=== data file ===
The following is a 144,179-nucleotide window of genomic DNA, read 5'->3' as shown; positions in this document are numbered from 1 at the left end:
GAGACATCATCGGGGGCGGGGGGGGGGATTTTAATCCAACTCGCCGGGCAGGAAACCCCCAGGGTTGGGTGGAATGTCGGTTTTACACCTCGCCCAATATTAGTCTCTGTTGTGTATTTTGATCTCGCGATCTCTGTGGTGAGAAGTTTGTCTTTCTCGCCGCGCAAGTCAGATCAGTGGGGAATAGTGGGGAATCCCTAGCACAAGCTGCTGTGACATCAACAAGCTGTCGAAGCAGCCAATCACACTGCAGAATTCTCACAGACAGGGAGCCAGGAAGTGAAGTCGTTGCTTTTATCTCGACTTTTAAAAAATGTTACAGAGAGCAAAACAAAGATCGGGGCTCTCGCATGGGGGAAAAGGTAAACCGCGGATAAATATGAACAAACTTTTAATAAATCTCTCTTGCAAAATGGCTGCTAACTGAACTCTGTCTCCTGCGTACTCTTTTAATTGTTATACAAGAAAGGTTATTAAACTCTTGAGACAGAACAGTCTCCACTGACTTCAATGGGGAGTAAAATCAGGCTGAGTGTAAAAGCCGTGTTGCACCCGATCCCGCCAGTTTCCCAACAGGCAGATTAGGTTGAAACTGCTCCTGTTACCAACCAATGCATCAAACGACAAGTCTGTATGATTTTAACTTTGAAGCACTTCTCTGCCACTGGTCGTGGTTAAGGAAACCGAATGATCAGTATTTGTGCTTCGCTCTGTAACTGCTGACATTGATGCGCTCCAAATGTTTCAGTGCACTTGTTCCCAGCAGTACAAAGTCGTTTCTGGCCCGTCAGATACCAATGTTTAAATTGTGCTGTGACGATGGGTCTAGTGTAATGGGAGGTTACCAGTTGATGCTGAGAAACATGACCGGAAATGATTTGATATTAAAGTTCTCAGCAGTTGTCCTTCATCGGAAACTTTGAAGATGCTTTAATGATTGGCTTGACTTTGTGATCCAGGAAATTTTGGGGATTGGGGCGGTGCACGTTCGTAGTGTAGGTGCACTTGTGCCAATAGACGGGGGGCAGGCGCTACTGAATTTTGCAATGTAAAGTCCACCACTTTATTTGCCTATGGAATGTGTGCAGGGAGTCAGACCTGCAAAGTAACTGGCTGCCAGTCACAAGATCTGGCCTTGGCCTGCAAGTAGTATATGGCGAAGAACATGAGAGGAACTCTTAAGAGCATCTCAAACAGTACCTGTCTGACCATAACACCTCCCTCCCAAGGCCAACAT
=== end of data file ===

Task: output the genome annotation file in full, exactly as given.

The following is a 144,179-nucleotide window of genomic DNA, read 5'->3' as shown; positions in this document are numbered from 1 at the left end:
GAGACATCATCGGGGGCGGGGGGGGGGATTTTAATCCAACTCGCCGGGCAGGAAACCCCCAGGGTTGGGTGGAATGTCGGTTTTACACCTCGCCCAATATTAGTCTCTGTTGTGTATTTTGATCTCGCGATCTCTGTGGTGAGAAGTTTGTCTTTCTCGCCGCGCAAGTCAGATCAGTGGGGAATAGTGGGGAATCCCTAGCACAAGCTGCTGTGACATCAACAAGCTGTCGAAGCAGCCAATCACACTGCAGAATTCTCACAGACAGGGAGCCAGGAAGTGAAGTCGTTGCTTTTATCTCGACTTTTAAAAAATGTTACAGAGAGCAAAACAAAGATCGGGGCTCTCGCATGGGGGAAAAGGTAAACCGCGGATAAATATGAACAAACTTTTAATAAATCTCTCTTGCAAAATGGCTGCTAACTGAACTCTGTCTCCTGCGTACTCTTTTAATTGTTATACAAGAAAGGTTATTAAACTCTTGAGACAGAACAGTCTCCACTGACTTCAATGGGGAGTAAAATCAGGCTGAGTGTAAAAGCCGTGTTGCACCCGATCCCGCCAGTTTCCCAACAGGCAGATTAGGTTGAAACTGCTCCTGTTACCAACCAATGCATCAAACGACAAGTCTGTATGATTTTAACTTTGAAGCACTTCTCTGCCACTGGTCGTGGTTAAGGAAACCGAATGATCAGTATTTGTGCTTCGCTCTGTAACTGCTGACATTGATGCGCTCCAAATGTTTCAGTGCACTTGTTCCCAGCAGTACAAAGTCGTTTCTGGCCCGTCAGATACCAATGTTTAAATTGTGCTGTGACGATGGGTCTAGTGTAATGGGAGGTTACCAGTTGATGCTGAGAAACATGACCGGAAATGATTTGATATTAAAGTTCTCAGCAGTTGTCCTTCATCGGAAACTTTGAAGATGCTTTAATGATTGGCTTGACTTTGTGATCCAGGAAATTTTGGGGATTGGGGCGGTGCACGTTCGTAGTGTAGGTGCACTTGTGCCAATAGACGGGGGGCAGGCGCTACTGAATTTTGCAATGTAAAGTCCACCACTTTATTTGCCTATGGAATGTGTGCAGGGAGTCAGACCTGCAAAGTAACTGGCTGCCAGTCACAAGATCTGGCCTTGGCCTGCAAGTAGTATATGGCGAAGAACATGAGAGGAACTCTTAAGAGCATCTCAAACAGTACCTGTCTGACCATAACACCTCCCTCCCAAGGCCAACAT